This is the description you will find on the back cover: For three years, Kate Marshall has been grieving the loss of her husband and their four-year-old son in a boating accident. But when she spots a familiar-looking child on an escalator in the mall, she is convinced it is the son she thought was dead. With police skeptical of her story, she turns to private investigator Connor Sullivan. The former Secret Service agent is dubious but agrees to investigate. Digging into the case he discovers that the incident may have been no accident at all. But if Kate’s son is alive, someone is intent on keeping him hidden—and may be willing to go to lethal lengths to protect a sinister secret.

As Irene Hannon’s many fans have come to expect, Deceived is filled with complex characters, unexpected twists, and a riveting plot line that accelerates to an explosive finish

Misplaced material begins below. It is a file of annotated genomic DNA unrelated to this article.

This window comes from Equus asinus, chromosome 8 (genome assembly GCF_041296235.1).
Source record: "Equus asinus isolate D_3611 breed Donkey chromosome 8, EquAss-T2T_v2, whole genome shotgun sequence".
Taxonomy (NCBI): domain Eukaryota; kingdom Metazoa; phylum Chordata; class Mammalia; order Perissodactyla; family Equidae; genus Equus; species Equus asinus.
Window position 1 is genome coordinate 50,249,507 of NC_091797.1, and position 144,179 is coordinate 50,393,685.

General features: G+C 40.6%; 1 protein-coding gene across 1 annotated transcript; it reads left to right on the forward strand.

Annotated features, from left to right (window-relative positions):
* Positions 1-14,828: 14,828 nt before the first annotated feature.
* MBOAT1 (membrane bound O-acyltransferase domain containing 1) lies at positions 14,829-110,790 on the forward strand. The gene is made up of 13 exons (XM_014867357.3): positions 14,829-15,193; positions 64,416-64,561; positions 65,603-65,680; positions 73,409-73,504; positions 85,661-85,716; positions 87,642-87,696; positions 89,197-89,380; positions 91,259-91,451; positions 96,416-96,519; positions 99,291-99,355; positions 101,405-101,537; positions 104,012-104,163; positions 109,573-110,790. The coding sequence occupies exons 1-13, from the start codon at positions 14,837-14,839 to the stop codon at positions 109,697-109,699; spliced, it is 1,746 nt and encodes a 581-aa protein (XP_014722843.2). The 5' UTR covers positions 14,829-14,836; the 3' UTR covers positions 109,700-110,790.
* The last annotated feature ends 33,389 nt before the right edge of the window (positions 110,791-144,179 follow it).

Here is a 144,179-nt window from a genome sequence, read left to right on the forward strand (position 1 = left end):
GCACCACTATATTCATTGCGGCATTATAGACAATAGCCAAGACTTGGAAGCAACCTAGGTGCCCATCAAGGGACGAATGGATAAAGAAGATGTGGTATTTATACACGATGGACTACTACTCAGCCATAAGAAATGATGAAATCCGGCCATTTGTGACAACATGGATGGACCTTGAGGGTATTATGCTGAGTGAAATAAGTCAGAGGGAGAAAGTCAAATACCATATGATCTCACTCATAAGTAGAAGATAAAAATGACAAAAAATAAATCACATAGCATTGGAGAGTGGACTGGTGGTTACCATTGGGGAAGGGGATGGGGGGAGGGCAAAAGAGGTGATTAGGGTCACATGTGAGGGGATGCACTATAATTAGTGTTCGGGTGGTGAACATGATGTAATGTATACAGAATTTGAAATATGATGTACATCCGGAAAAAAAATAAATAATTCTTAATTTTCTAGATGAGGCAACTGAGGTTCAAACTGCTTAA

*****

I loved the banter between the members of Phoenix, Inc., the private investigators who took on Kate’s case. And even though the interaction and attraction between Kate and Connor, the ex-Secret Service man who agreed to help her, was somewhat predictable, it was still fun to follow along as they found themselves drawn together while the story unraveled.

The “villain” or antagonist in Deceived is quite complex. In fact, he has some very likeable traits, which make it very disturbing to discover the role he played in the event that happened three years earlier in Kate’s life. However, I think it’s a good thing; it shows that even people who have good qualities can snap and do crazy things under extreme circumstances.  I liked that the mystery or suspense was more about the why and how rather than the who.